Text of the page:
Print Friendly, PDF & Email
Published: Apr 15, 2002 in Knowledge@Emory

This quarter’s largely negative earnings numbers for the telecom sector won’t be the last, warn industry experts at Emory University’s Goizueta Business School. They say investors should expect continued bad news for at least the rest of this year and a gradual recovery beginning in 2003.

Stocks in Dow Jones’ telecommunications index are already down 75% for the past two years. This week, the $300 billion sector was hit with more bad news, as companies reported largely disappointing quarterly earnings. On April 22, Ericsson, the largest supplier of mobile systems in the world, announced that it intended to layoff as many as 17,000 workers or 20% of its 85,000 workforce. (Some estimates suggest 20,000 people could get the ax.) Corning, a leading manufacturer of fiber optic cable reported its sales were down by about half from the previous year, $898 million for the quarter. And Lucent Technologies reported its sales were down 40% for the quarter from the previous year.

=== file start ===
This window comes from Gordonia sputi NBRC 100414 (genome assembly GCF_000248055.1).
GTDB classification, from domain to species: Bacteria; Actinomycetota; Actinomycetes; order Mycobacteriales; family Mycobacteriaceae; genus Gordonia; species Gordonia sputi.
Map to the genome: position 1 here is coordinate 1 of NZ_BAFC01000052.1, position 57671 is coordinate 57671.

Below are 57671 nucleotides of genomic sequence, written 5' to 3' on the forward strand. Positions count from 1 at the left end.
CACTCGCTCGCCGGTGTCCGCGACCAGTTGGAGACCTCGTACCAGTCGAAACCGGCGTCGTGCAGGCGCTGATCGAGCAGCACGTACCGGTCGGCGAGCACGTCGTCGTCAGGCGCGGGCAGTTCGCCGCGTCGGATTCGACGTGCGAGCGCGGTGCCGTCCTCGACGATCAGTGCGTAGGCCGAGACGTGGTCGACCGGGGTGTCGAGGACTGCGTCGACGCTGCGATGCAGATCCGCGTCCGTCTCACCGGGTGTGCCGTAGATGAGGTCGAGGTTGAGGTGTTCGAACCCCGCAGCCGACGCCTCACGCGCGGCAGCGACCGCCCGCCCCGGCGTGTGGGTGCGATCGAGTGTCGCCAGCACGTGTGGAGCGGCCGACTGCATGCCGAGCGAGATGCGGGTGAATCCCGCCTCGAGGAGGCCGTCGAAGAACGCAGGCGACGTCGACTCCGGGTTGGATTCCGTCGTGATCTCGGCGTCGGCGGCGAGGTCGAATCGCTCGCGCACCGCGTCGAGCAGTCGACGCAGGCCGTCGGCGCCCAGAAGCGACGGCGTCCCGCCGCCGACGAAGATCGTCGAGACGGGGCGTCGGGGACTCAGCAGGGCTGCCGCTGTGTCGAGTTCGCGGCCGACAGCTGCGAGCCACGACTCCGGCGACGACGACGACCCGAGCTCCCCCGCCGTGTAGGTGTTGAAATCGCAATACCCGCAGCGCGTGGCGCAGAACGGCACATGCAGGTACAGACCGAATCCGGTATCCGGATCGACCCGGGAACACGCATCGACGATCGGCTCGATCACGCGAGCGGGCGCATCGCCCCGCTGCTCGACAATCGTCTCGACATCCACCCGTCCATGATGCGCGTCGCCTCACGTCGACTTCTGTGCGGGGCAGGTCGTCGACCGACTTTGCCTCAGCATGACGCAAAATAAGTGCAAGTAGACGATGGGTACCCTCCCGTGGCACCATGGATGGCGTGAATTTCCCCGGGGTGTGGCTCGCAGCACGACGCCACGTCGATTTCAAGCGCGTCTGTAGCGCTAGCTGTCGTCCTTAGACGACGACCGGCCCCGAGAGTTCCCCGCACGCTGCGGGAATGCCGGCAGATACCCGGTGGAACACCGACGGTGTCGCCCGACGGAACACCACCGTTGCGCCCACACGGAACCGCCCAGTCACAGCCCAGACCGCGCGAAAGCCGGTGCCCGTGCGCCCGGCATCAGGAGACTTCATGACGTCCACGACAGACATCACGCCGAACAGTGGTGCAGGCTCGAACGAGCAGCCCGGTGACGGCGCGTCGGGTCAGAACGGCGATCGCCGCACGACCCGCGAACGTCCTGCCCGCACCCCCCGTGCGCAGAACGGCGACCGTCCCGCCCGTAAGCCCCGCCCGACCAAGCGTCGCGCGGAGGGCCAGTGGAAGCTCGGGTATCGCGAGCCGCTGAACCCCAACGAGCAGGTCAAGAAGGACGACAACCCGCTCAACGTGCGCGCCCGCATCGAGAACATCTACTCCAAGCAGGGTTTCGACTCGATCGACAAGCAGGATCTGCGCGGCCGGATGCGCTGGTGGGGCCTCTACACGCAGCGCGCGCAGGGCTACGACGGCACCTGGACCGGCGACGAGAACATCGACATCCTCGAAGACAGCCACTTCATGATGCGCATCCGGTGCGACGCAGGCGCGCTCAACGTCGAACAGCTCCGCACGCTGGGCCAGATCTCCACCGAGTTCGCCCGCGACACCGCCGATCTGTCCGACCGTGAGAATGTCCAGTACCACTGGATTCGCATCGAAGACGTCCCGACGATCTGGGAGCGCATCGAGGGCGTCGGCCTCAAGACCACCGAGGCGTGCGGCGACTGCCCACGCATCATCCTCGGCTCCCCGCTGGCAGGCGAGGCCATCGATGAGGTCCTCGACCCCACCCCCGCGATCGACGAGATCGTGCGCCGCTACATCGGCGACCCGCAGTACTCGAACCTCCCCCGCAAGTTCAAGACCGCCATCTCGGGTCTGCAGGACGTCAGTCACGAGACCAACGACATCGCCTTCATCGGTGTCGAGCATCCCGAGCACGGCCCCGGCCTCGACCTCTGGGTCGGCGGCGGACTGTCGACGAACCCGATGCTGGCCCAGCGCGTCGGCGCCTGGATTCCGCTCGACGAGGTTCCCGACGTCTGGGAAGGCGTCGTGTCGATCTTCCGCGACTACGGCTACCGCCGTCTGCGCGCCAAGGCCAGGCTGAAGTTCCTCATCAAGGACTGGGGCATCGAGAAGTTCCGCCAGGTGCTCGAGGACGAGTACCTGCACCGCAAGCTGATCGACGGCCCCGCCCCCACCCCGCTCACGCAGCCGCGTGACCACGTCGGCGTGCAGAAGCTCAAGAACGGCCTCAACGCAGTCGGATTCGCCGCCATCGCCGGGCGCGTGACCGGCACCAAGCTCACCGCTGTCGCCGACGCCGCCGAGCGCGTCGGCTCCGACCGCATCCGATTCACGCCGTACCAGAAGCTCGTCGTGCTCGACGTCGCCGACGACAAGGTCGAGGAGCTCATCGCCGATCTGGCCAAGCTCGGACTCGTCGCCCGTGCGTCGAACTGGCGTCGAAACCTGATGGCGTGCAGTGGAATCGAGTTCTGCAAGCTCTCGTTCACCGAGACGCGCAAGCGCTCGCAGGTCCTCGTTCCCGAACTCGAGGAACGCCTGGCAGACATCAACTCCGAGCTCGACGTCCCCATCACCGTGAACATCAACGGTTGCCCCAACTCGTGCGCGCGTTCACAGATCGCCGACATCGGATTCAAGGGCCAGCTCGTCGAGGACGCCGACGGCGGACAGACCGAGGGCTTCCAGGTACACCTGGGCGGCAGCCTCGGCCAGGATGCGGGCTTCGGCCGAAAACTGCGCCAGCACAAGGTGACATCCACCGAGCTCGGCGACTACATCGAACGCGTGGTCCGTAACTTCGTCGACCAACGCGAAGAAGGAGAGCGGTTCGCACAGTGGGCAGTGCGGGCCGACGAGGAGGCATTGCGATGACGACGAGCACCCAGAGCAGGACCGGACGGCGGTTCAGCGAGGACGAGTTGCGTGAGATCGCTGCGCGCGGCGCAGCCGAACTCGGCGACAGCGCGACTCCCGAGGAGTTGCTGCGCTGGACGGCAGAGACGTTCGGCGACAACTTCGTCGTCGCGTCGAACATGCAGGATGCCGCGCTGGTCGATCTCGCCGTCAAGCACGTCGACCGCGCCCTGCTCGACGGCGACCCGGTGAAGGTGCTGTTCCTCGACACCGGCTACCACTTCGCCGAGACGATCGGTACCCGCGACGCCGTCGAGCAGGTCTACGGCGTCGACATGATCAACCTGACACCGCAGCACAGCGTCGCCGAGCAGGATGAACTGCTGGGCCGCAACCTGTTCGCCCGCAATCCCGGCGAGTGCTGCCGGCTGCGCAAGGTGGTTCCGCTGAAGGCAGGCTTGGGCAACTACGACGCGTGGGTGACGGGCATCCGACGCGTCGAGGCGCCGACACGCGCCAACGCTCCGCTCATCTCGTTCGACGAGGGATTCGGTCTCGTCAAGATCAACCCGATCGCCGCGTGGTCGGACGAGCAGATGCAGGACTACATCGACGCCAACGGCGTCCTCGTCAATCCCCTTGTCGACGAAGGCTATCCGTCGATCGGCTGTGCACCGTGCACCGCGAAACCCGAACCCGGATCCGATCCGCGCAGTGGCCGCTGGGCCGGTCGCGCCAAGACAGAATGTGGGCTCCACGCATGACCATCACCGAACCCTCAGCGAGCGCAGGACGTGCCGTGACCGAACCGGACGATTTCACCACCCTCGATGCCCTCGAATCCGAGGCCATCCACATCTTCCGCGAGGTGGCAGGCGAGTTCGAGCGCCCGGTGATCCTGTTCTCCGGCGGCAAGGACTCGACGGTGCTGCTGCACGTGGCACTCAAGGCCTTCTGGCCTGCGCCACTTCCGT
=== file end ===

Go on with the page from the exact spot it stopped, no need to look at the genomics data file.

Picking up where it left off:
The industry’s troubles all come down to too much supply and too little demand, according to Wenli Wang, a professor of decision and information analysis in Emory’s Goizueta Business School. “The troubles in the telecommunication industry are caused by both internal and external forces – with excess supply in the midst of economic recession with scarce demand,” she notes. “For the sector to fly again, the overall economy needs recover and supply needs to be adjusted to fit with the demand.”